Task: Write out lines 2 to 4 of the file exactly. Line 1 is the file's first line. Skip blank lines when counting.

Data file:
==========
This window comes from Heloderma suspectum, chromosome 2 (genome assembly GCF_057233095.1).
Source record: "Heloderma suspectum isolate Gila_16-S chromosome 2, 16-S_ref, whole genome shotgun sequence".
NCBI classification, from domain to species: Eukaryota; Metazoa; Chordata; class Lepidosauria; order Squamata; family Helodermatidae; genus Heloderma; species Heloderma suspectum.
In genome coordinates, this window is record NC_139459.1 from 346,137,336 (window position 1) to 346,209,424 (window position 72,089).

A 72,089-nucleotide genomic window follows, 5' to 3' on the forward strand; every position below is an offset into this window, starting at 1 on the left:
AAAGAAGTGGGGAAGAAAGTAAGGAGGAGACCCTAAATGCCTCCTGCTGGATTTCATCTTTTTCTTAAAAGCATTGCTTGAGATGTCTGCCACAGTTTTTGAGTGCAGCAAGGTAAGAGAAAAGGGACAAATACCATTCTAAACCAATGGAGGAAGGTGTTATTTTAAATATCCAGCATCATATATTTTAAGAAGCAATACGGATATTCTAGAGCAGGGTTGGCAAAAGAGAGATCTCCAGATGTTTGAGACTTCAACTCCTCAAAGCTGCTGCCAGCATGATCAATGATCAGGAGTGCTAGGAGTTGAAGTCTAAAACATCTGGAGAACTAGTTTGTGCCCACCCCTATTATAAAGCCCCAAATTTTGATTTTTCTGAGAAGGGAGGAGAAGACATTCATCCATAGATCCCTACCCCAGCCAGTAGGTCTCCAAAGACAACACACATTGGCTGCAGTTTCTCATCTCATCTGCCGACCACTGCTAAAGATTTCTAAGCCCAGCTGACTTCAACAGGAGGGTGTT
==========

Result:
Source record: "Heloderma suspectum isolate Gila_16-S chromosome 2, 16-S_ref, whole genome shotgun sequence".
NCBI classification, from domain to species: Eukaryota; Metazoa; Chordata; class Lepidosauria; order Squamata; family Helodermatidae; genus Heloderma; species Heloderma suspectum.
In genome coordinates, this window is record NC_139459.1 from 346,137,336 (window position 1) to 346,209,424 (window position 72,089).